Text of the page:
These days, many businesses are moving online for the first time and are discovering that running an online business is much more than simply setting up a website. There are a whole host of regulations to keep in mind, both legal and ethical, and the consequences of not adhering to them can be steep.

It isn’t just regulators who are concerned with legal adherence. Consumers are conscious enough to choose businesses that value privacy and regulation. A 2019 survey conducted by Cisco revealed that 48% of respondents had already switched service providers due to their data-sharing practices and policies.

Here are 5 legal requirements that your website must fulfill at all times.

1. Privacy Policies

Privacy policies were one of the first ways visitors to a website determined a business’ data policies. These days, running a website without a clearly defined privacy policy is unthinkable. Your website should have a privacy policy in its footer.

The language in your privacy policy will differ depending on the type of data you collect and how you use it. At the very least, you should disclose the type of data you’re collecting along with clearly declaring the methods by which you collect them.

If your website uses analytics programs such as Google Analytics, you must disclose this, as well as describe how you’ll use that data. While regulations don’t require you to describe data usage in great detail, it’s a good move to be transparent with your consumers since this enhances their trust in you.

In 2016, the European Union adopted The General Data Protection Regulation (GDPR), the most strict privacy and security law to date. The GDPR can issue penalties for violations that organizations not located in the EU, as long as they have visitors from the EU.

2. eCommerce Security

eCommerce businesses have many potential issues to consider. Aside from a marked privacy policy, your website must have a detailed Terms of Use agreement. Many companies choose to hire the services of a lawyer to draft this agreement since a poorly worded document can leave you vulnerable to being sued for damages.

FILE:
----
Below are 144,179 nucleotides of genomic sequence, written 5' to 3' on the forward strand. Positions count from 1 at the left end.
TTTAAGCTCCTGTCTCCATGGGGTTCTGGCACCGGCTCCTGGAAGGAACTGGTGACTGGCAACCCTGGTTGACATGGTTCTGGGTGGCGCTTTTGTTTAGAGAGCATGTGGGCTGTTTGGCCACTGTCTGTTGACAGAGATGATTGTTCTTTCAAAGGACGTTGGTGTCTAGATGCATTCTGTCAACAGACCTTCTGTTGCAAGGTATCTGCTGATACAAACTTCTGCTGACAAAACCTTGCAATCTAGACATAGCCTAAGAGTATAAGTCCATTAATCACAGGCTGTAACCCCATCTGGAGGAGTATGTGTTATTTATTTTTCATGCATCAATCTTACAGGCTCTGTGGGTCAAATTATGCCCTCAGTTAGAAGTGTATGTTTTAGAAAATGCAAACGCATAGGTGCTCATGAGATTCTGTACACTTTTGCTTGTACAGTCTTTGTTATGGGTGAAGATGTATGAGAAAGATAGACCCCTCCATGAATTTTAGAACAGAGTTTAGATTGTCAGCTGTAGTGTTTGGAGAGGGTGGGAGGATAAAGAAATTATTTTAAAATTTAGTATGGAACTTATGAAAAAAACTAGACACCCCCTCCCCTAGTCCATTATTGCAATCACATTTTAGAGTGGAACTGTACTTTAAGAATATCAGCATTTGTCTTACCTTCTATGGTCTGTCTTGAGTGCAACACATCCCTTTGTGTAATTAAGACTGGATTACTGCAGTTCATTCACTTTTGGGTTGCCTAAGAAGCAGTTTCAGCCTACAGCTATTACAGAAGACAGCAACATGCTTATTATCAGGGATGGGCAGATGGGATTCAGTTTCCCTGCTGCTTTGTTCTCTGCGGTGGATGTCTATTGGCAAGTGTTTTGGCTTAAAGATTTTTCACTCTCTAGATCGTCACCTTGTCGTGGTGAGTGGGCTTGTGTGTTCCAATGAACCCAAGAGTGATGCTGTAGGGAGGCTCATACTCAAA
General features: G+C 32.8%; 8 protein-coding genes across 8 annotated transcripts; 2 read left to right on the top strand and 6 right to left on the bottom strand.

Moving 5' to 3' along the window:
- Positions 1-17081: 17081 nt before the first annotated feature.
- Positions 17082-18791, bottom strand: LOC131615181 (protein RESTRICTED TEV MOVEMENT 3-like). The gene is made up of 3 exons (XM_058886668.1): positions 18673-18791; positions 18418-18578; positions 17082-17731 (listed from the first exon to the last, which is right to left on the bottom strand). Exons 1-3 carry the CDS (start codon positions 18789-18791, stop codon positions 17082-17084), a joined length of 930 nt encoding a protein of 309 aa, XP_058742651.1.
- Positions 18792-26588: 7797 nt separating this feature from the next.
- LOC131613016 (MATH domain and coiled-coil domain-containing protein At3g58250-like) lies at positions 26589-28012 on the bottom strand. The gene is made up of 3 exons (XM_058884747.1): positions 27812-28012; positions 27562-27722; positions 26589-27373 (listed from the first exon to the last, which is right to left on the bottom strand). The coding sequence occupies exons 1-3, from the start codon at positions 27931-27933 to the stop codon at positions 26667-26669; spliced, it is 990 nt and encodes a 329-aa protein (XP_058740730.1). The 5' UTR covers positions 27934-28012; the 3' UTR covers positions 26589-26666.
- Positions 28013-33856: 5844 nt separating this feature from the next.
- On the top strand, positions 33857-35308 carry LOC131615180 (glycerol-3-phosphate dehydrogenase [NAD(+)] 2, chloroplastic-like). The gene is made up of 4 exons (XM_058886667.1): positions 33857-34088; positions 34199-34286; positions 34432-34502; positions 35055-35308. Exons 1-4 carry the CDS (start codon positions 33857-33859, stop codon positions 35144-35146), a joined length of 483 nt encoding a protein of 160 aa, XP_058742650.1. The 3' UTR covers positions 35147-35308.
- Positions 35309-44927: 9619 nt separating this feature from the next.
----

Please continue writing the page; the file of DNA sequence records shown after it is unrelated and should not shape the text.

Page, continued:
Your website must have the latest in SSL security to carry out secure card transactions. Customers watch out for the presence of “HTTPS” in your address bar. These days, Chrome won’t send users to your website if your SSL isn’t up to date.

Your business should also have a clear take-down policy for social media content and interactions with your customers. You must define the terms of use for those accounts and communicate this to your customers. If you’re running public user boards, you must be transparent about the data you’re collecting and how you’re storing this information.

3. Accessibility

According to the Americans with Disabilities Act, “places or public accommodation” must be accessible. The law does not specifically discuss website regulations, however, yet ADA lawsuits against inaccessible websites have been on the rise. Enter The Web Content Accessibility Guidelines (WCAG), part of a series of web accessibility guidelines published by the Web Accessibility Initiative of the World Wide Web Consortium, the main international standards organization for the Internet.

WCAG is the standard for web legislation in most developed countries around the world. WCAG is an extremely complex set of requirements that define standards that every website must adhere to.

In the past, it was customary for a business to employ a team of web developers who would ensure WCAG accessibility was being met. These developers would change every element on a website to meet these requirements and ensure new elements were customized before going live.

The result was tedious work and a slow rollout of new web elements. These days, AI-powered tools make the job a lot easier by automating large portions of the process. As a result, businesses can ensure WCAG compliance in a cost-effective manner.

4. Copyrights and Attribution

In the earlier days of the internet, no one thought twice about copy-pasting an article from elsewhere and quoting it to make a point. These days, the same practice can land you a ban from Google and your SEO efforts will be for naught.

Any work that you did not create or purchase must be attributed to its creators. This applies to written content, photos, and graphics. Creative Commons licensed content can be used without attribution, but these requirements depend on the type of content you use.

Research safe harbor laws to make sure you aren’t infringing on someone else’s copyright. If you’re reproducing content, make sure you’re changing it enough to make it unique, or else you’ll risk an infringement claim.

5. Can-Spam

The Federal Trade Commission (FTC) has clear regulations that define how a business can use a person’s email for marketing purposes. Violating these rules could lead to a fine of $16,000. The most important thing to do is to make sure your subscribers have explicitly given you consent to use their emails for marketing.

Aside from the possibility of a fine, spamming people with emails isn’t going to do you any favors. It’s far better to gather their permission before choosing to send them emails.

An Evolving Field

The field of online regulation is ever-evolving, and there’s no doubt that the future will bring more regulations. Every business owner must stay up to date with these rules to make sure they aren’t hit with fines or Google bans.